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Congress Theater Overhaul — And Residential Building — Could Get OK From Key City Council Group Thursday

The theater itself would include shops, 14 apartments and a 50-room hotel.

New renderings show what a seven-story tower proposed next to the Congress Theater would look like.
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LOGAN SQUARE — The $69 million Congress Theater renovation project that includes a seven-story, 72-unit building in the heart of Logan Square is at the top of Thursday’s agenda for the Chicago Plan Commission.

In September, developer Michael Moyer told a community group that the plan to restore the notoriously run-down Congress Theater to a measure of its former glory will not be possible unless he gets approval to build the residential building on a vacant lot north of the theater on Rockwell Street, according to Block Club Chicago.

The proposal drew criticism from residents, upset that the vacant lot was once set to be transformed into a park and that the apartments would not be big enough for most families. Thirty percent of the units would be earmarked for low- and moderate-income residents, more than the city’s affordable requirements ordinance requires. 

The theater itself would include shops, 14 apartments and a 50-room hotel. The property at 2117-63 N. Milwaukee Ave. is currently zoned B3-1 Community Shopping and C1-1 Neighborhood Commercial, and would be rezoned to B3-3 Community Shopping if the project is approved.

The project is also located close enough to the CTA Blue Line to qualify as a transit-oriented development, which means fewer parking spaces have to be provided than city law normally requires.

In June, the city’s Community Development Commission unanimously approved $9.7 million in tax-increment financing for the project.

The Plan Commission is also set to consider a 17-story building with 318 units proposed for 808 N. Wells St. in the 27th Ward.

The project would include 6,300 square feet of shops, 16 vehicle parking spaces and 318 bicycle parking spaces — as permitted under the city’s transit-oriented development ordinance. The site would be rezoned to DX-7 Downtown Mixed Use.

The development would also pay into the Neighborhood Opportunity Fund for permission to build more units than allowed under the current rules, officials said.

Originally, the property was to have been home to a 23-story building with 58 units and a 105-space garage. However, after slower than expected sales and the death of a company executive in 2016 doomed the plan.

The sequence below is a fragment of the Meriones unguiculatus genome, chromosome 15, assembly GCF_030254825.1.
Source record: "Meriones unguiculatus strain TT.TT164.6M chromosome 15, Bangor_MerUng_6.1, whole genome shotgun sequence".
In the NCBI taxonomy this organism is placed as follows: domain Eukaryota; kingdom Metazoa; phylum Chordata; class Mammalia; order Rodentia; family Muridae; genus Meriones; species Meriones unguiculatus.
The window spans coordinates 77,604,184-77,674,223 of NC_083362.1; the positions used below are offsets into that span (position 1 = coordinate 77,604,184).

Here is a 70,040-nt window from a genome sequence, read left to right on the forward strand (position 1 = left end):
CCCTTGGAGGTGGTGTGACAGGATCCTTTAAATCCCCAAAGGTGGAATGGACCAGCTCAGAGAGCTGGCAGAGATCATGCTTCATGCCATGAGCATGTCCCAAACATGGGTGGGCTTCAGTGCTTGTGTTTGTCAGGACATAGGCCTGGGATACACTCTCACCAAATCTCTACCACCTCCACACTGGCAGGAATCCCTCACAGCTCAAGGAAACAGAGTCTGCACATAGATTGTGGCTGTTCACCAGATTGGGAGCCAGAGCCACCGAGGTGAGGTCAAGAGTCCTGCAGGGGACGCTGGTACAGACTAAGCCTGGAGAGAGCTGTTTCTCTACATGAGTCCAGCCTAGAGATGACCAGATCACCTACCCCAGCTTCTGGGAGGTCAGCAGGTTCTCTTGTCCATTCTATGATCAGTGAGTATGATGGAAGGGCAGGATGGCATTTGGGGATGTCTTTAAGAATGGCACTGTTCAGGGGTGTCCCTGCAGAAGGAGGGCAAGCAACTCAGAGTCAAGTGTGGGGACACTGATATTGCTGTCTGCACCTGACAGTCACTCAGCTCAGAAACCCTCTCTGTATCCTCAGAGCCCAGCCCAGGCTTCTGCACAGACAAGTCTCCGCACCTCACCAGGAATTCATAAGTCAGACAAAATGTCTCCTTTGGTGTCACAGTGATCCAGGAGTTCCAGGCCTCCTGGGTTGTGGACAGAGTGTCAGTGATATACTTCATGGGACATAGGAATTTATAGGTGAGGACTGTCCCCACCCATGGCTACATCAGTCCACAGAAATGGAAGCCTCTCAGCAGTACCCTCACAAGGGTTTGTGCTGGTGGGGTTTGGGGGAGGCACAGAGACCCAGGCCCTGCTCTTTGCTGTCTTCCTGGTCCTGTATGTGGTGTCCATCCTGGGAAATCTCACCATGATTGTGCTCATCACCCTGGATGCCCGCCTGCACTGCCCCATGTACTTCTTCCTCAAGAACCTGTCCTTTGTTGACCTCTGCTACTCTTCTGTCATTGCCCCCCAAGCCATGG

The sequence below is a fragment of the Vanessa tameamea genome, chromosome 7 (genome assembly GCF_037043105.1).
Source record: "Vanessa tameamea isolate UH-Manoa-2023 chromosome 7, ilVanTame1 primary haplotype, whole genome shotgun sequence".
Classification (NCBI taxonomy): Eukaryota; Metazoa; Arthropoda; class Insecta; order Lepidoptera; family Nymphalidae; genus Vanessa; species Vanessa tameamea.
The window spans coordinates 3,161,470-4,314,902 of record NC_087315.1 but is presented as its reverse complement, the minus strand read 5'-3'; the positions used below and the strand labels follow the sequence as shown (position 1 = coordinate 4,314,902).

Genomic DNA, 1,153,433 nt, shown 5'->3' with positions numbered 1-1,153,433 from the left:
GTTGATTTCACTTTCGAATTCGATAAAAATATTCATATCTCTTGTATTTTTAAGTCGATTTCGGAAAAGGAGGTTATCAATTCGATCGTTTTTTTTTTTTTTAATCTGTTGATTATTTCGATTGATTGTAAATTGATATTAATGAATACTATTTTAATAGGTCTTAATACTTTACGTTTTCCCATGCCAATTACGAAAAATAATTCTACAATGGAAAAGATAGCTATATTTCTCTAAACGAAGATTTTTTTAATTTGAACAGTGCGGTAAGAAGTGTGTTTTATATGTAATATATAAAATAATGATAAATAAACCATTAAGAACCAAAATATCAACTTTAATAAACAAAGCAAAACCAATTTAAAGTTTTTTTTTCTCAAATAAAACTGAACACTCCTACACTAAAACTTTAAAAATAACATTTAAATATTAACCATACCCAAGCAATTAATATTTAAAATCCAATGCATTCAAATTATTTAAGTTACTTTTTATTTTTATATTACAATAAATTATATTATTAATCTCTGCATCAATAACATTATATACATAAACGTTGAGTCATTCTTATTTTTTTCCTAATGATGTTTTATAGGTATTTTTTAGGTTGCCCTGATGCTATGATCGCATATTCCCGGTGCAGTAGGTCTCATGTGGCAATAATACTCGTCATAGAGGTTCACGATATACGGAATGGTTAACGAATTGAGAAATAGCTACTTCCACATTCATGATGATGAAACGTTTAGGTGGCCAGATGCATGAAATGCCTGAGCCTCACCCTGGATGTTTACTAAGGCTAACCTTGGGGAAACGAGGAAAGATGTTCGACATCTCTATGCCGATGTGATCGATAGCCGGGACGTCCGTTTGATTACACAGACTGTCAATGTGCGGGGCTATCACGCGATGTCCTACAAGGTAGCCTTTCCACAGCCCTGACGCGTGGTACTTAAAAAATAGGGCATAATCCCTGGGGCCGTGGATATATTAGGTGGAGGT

Also in the 27th Ward, the commission is set to review plans for the third and final tower as part of the redevelopment of the Atrium Village apartment complex near Wells and Division streets.

Developer Onni Group wants to build a 41-story tower with 456 units, office and retail space, 193 vehicle parking spots and 815 bicycle parking spots. The site would be rezoned to DX-5 Downtown Mixed Use.

The development’s first phase included a 32-story tower and its second tower is set to be 39 stories and include 428 residential units.

Commissioners will also weigh the $75 million redevelopment of the Uptown Theater, which is set to get $13 million from the area’s tax-increment financing district. Jam Productions and Farpoint are leading the renovations.

The developer wants to rezone the theater at 4812 N. Broadway from B3-3 and B3-5 Community Shopping Districts to a unified B3-5 and create an Entertainment Planned Development, which would increase the capacity of the theater to approximately 5,800 people, according to city officials.

Also up for a vote is a proposal to build a five-story addition to the Chicago Tabernacle of the Assemblies of God at 3201-33 N. Cicero Ave. The new building would house a community center, commercial space, medical services and 115 parking spaces.

The church wants to rezone the property, which is now B3-1 Community Shopping District and C2-1 Motor Vehicle-Related Commercial District, to C1-5 Neighborhood Commercial District, according to the proposal.

The commission is also set to consider a proposal to build an observatory deck atop the Aon Center at 200 E. Randolph St. as well as a new master plan for the area around the Jefferson Park Transit Center at Lawrence and Milwaukee avenues in the 45th Ward.

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